The Environmental Defense Fund analyzed data recorded at nine different oil and gas basins across the country, including the Denver-Julesburg Basin. The data came from dozens of institutions including CSU, University of Colorado and the NOAA research lab in Boulder.
The staggering amount of methane leaking into the atmosphere contributes to climate change.
“The fact is that the magnitude of emissions are so large that it has a material impact on the climate impact of natural gas as a fossil fuel,” EDF scientist Ramon Alvarez said.
EDF believes that many of these previously unrecorded emissions are coming from “abnormal operating conditions,” such as gas escaping from vents at liquid storage tanks. Those tanks are scattered across oil and gas production sites all over the Front Range.
The energy industry met the new research with skepticism and questions the study's methods.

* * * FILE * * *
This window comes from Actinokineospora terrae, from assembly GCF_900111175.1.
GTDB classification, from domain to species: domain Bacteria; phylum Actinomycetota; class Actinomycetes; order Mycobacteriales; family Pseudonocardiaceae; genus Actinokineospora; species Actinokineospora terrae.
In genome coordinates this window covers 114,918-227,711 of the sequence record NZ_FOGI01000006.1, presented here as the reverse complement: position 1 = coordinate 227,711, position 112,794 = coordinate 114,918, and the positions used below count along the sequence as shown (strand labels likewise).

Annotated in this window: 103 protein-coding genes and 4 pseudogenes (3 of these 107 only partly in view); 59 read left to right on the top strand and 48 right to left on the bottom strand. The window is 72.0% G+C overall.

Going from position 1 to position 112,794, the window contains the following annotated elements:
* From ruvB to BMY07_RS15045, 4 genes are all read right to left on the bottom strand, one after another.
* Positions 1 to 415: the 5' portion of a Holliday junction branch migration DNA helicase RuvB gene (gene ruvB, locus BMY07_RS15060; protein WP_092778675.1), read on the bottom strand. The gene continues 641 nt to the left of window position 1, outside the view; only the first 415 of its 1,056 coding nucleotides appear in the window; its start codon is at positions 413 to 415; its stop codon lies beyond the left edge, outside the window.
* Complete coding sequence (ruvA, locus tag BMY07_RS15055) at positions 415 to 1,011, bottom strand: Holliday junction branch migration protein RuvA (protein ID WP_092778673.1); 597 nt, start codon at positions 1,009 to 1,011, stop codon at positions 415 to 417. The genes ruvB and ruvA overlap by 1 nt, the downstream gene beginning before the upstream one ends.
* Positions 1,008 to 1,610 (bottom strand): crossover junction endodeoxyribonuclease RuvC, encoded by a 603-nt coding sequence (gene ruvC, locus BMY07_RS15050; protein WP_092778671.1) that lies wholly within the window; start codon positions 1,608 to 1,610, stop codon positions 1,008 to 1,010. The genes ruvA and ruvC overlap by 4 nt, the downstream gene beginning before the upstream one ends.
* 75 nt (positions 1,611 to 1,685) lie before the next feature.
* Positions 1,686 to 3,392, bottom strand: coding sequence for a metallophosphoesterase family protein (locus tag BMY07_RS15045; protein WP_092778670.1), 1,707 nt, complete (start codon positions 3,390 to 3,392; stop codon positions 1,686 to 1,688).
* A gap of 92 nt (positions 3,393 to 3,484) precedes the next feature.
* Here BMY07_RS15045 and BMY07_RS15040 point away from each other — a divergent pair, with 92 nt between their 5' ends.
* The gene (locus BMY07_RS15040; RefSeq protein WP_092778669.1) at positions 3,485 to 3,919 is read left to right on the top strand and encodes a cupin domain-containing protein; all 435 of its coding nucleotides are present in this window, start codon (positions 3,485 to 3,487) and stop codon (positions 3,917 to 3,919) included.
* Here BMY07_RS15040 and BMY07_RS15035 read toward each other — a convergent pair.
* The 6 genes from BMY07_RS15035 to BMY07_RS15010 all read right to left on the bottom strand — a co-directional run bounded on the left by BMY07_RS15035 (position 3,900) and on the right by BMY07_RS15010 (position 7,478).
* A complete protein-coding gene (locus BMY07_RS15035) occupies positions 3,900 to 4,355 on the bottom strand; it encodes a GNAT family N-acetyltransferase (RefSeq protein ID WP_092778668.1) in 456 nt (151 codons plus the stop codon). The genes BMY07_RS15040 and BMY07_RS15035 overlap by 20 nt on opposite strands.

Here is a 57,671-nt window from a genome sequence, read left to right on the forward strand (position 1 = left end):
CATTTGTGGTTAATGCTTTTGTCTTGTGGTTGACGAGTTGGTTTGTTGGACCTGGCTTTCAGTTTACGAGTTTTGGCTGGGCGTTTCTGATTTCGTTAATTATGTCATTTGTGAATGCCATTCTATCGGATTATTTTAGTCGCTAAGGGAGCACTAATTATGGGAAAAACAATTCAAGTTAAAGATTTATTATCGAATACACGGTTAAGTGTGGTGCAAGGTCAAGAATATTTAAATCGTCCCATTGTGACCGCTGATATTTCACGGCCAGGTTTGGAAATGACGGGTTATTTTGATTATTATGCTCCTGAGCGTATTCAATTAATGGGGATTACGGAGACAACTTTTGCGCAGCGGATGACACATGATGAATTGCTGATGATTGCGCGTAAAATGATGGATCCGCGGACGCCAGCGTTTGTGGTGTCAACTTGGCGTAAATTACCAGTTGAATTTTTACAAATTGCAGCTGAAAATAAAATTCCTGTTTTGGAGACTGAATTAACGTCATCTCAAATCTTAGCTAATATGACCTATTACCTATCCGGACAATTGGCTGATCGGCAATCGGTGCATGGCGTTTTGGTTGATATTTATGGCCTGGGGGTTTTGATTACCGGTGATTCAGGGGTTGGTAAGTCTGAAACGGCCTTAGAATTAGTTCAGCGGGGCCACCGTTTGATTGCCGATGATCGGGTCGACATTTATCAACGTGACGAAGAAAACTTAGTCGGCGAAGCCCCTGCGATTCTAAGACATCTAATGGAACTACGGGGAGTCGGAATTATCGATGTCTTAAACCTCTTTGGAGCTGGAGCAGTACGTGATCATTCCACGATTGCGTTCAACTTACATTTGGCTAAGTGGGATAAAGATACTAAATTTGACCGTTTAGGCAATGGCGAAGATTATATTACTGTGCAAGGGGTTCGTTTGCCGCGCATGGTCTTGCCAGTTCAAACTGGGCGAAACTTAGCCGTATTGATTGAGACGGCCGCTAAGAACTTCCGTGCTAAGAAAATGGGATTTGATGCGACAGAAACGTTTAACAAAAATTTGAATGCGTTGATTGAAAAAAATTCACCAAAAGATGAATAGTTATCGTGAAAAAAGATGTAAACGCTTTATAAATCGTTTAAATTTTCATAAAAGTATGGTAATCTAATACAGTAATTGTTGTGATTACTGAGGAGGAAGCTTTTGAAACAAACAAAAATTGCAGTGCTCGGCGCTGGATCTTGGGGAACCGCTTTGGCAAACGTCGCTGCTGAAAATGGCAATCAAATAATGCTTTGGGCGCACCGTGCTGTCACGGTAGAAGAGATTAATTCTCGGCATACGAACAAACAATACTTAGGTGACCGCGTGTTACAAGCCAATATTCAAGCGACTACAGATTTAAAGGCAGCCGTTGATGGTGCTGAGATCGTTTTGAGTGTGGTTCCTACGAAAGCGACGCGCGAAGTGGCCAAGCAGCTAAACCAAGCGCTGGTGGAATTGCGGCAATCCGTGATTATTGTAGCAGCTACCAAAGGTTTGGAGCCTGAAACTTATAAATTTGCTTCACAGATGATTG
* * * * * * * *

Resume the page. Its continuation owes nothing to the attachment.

“It needs to be analyzed. It’s not the end of the story," said Kathleen Sgamma of the Western Energy Alliance. "Science is not one study and then it’s all solved. It’s the preponderance of evidence. And there have been several studies which show much lower leakage rates."
In 2014, Colorado became the first state to regulate methane emissions from oil and gas operations. While the number of facilities reporting methane leaks has been going down steadily since the regulations went into effect, it would be nearly impossible to say exactly how the volume of methane emitted has changed, said Jeremy Neustifter, an air quality planner with the Colorado Department of Public Health.
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